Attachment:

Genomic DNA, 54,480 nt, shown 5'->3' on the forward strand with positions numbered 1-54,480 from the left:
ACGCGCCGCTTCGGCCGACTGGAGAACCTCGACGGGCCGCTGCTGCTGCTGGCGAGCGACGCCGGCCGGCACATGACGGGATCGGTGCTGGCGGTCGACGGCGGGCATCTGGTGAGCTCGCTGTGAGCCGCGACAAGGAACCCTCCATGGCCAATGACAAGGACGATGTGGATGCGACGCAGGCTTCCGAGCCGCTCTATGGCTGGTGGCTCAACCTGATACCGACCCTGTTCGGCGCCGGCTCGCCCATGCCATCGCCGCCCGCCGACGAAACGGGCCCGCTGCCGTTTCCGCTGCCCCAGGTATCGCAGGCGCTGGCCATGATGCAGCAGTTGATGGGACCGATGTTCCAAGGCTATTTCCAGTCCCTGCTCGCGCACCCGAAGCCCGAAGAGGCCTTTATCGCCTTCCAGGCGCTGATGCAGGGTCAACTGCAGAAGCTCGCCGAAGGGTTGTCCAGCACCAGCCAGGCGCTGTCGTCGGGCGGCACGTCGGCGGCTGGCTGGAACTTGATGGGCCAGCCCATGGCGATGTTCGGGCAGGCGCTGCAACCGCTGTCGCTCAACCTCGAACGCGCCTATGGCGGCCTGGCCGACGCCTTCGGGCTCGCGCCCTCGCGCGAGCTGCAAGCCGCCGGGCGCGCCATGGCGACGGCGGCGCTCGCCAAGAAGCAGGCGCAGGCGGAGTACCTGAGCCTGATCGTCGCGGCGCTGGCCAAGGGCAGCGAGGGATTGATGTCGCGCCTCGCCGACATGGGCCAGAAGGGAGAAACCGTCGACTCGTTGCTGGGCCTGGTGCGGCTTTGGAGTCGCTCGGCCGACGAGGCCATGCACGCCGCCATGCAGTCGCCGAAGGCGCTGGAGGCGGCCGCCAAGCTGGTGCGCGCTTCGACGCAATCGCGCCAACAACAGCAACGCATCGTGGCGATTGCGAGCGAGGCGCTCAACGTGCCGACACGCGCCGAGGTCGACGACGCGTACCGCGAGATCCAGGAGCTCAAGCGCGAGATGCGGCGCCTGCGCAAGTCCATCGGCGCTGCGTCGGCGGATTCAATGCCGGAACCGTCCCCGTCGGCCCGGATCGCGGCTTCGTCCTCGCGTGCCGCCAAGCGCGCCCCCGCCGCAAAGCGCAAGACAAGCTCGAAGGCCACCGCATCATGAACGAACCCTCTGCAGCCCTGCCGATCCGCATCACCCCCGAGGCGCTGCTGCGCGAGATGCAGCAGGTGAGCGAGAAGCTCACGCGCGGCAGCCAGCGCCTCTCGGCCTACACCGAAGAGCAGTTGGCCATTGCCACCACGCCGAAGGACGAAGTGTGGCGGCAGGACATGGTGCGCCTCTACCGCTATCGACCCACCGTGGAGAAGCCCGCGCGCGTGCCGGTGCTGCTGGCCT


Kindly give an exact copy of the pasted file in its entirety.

Genomic DNA, 54,480 nt, shown 5'->3' on the forward strand with positions numbered 1-54,480 from the left:
ACGCGCCGCTTCGGCCGACTGGAGAACCTCGACGGGCCGCTGCTGCTGCTGGCGAGCGACGCCGGCCGGCACATGACGGGATCGGTGCTGGCGGTCGACGGCGGGCATCTGGTGAGCTCGCTGTGAGCCGCGACAAGGAACCCTCCATGGCCAATGACAAGGACGATGTGGATGCGACGCAGGCTTCCGAGCCGCTCTATGGCTGGTGGCTCAACCTGATACCGACCCTGTTCGGCGCCGGCTCGCCCATGCCATCGCCGCCCGCCGACGAAACGGGCCCGCTGCCGTTTCCGCTGCCCCAGGTATCGCAGGCGCTGGCCATGATGCAGCAGTTGATGGGACCGATGTTCCAAGGCTATTTCCAGTCCCTGCTCGCGCACCCGAAGCCCGAAGAGGCCTTTATCGCCTTCCAGGCGCTGATGCAGGGTCAACTGCAGAAGCTCGCCGAAGGGTTGTCCAGCACCAGCCAGGCGCTGTCGTCGGGCGGCACGTCGGCGGCTGGCTGGAACTTGATGGGCCAGCCCATGGCGATGTTCGGGCAGGCGCTGCAACCGCTGTCGCTCAACCTCGAACGCGCCTATGGCGGCCTGGCCGACGCCTTCGGGCTCGCGCCCTCGCGCGAGCTGCAAGCCGCCGGGCGCGCCATGGCGACGGCGGCGCTCGCCAAGAAGCAGGCGCAGGCGGAGTACCTGAGCCTGATCGTCGCGGCGCTGGCCAAGGGCAGCGAGGGATTGATGTCGCGCCTCGCCGACATGGGCCAGAAGGGAGAAACCGTCGACTCGTTGCTGGGCCTGGTGCGGCTTTGGAGTCGCTCGGCCGACGAGGCCATGCACGCCGCCATGCAGTCGCCGAAGGCGCTGGAGGCGGCCGCCAAGCTGGTGCGCGCTTCGACGCAATCGCGCCAACAACAGCAACGCATCGTGGCGATTGCGAGCGAGGCGCTCAACGTGCCGACACGCGCCGAGGTCGACGACGCGTACCGCGAGATCCAGGAGCTCAAGCGCGAGATGCGGCGCCTGCGCAAGTCCATCGGCGCTGCGTCGGCGGATTCAATGCCGGAACCGTCCCCGTCGGCCCGGATCGCGGCTTCGTCCTCGCGTGCCGCCAAGCGCGCCCCCGCCGCAAAGCGCAAGACAAGCTCGAAGGCCACCGCATCATGAACGAACCCTCTGCAGCCCTGCCGATCCGCATCACCCCCGAGGCGCTGCTGCGCGAGATGCAGCAGGTGAGCGAGAAGCTCACGCGCGGCAGCCAGCGCCTCTCGGCCTACACCGAAGAGCAGTTGGCCATTGCCACCACGCCGAAGGACGAAGTGTGGCGGCAGGACATGGTGCGCCTCTACCGCTATCGACCCACCGTGGAGAAGCCCGCGCGCGTGCCGGTGCTGCTGGCCT